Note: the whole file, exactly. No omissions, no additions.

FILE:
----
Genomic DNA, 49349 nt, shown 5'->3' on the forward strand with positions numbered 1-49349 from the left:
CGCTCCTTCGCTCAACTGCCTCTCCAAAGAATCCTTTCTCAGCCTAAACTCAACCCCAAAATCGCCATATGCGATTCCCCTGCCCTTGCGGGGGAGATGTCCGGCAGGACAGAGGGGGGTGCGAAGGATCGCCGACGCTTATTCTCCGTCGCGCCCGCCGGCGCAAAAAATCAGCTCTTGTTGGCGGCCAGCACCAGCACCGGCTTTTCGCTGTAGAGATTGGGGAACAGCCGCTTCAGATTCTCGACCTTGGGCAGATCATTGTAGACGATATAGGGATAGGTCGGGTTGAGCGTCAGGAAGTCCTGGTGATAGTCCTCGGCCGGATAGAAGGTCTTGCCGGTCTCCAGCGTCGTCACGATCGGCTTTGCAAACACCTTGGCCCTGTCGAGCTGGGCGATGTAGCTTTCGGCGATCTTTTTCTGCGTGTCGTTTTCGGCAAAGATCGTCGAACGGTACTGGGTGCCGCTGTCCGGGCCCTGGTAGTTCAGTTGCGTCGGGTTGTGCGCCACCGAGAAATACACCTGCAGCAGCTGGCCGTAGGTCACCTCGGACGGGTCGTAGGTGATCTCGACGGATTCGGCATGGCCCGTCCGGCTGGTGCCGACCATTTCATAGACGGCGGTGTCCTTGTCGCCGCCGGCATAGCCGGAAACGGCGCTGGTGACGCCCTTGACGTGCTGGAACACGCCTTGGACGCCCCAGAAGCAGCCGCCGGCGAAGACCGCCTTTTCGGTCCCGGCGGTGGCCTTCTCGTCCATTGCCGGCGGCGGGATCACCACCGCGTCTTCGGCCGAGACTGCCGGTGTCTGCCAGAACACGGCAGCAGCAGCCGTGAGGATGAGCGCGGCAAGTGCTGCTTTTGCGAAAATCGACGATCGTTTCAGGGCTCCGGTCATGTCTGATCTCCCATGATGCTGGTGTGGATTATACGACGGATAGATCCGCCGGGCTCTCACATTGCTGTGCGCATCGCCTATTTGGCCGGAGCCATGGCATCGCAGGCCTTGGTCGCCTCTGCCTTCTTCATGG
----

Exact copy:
Genomic DNA, 49349 nt, shown 5'->3' on the forward strand with positions numbered 1-49349 from the left:
CGCTCCTTCGCTCAACTGCCTCTCCAAAGAATCCTTTCTCAGCCTAAACTCAACCCCAAAATCGCCATATGCGATTCCCCTGCCCTTGCGGGGGAGATGTCCGGCAGGACAGAGGGGGGTGCGAAGGATCGCCGACGCTTATTCTCCGTCGCGCCCGCCGGCGCAAAAAATCAGCTCTTGTTGGCGGCCAGCACCAGCACCGGCTTTTCGCTGTAGAGATTGGGGAACAGCCGCTTCAGATTCTCGACCTTGGGCAGATCATTGTAGACGATATAGGGATAGGTCGGGTTGAGCGTCAGGAAGTCCTGGTGATAGTCCTCGGCCGGATAGAAGGTCTTGCCGGTCTCCAGCGTCGTCACGATCGGCTTTGCAAACACCTTGGCCCTGTCGAGCTGGGCGATGTAGCTTTCGGCGATCTTTTTCTGCGTGTCGTTTTCGGCAAAGATCGTCGAACGGTACTGGGTGCCGCTGTCCGGGCCCTGGTAGTTCAGTTGCGTCGGGTTGTGCGCCACCGAGAAATACACCTGCAGCAGCTGGCCGTAGGTCACCTCGGACGGGTCGTAGGTGATCTCGACGGATTCGGCATGGCCCGTCCGGCTGGTGCCGACCATTTCATAGACGGCGGTGTCCTTGTCGCCGCCGGCATAGCCGGAAACGGCGCTGGTGACGCCCTTGACGTGCTGGAACACGCCTTGGACGCCCCAGAAGCAGCCGCCGGCGAAGACCGCCTTTTCGGTCCCGGCGGTGGCCTTCTCGTCCATTGCCGGCGGCGGGATCACCACCGCGTCTTCGGCCGAGACTGCCGGTGTCTGCCAGAACACGGCAGCAGCAGCCGTGAGGATGAGCGCGGCAAGTGCTGCTTTTGCGAAAATCGACGATCGTTTCAGGGCTCCGGTCATGTCTGATCTCCCATGATGCTGGTGTGGATTATACGACGGATAGATCCGCCGGGCTCTCACATTGCTGTGCGCATCGCCTATTTGGCCGGAGCCATGGCATCGCAGGCCTTGGTCGCCTCTGCCTTCTTCATGG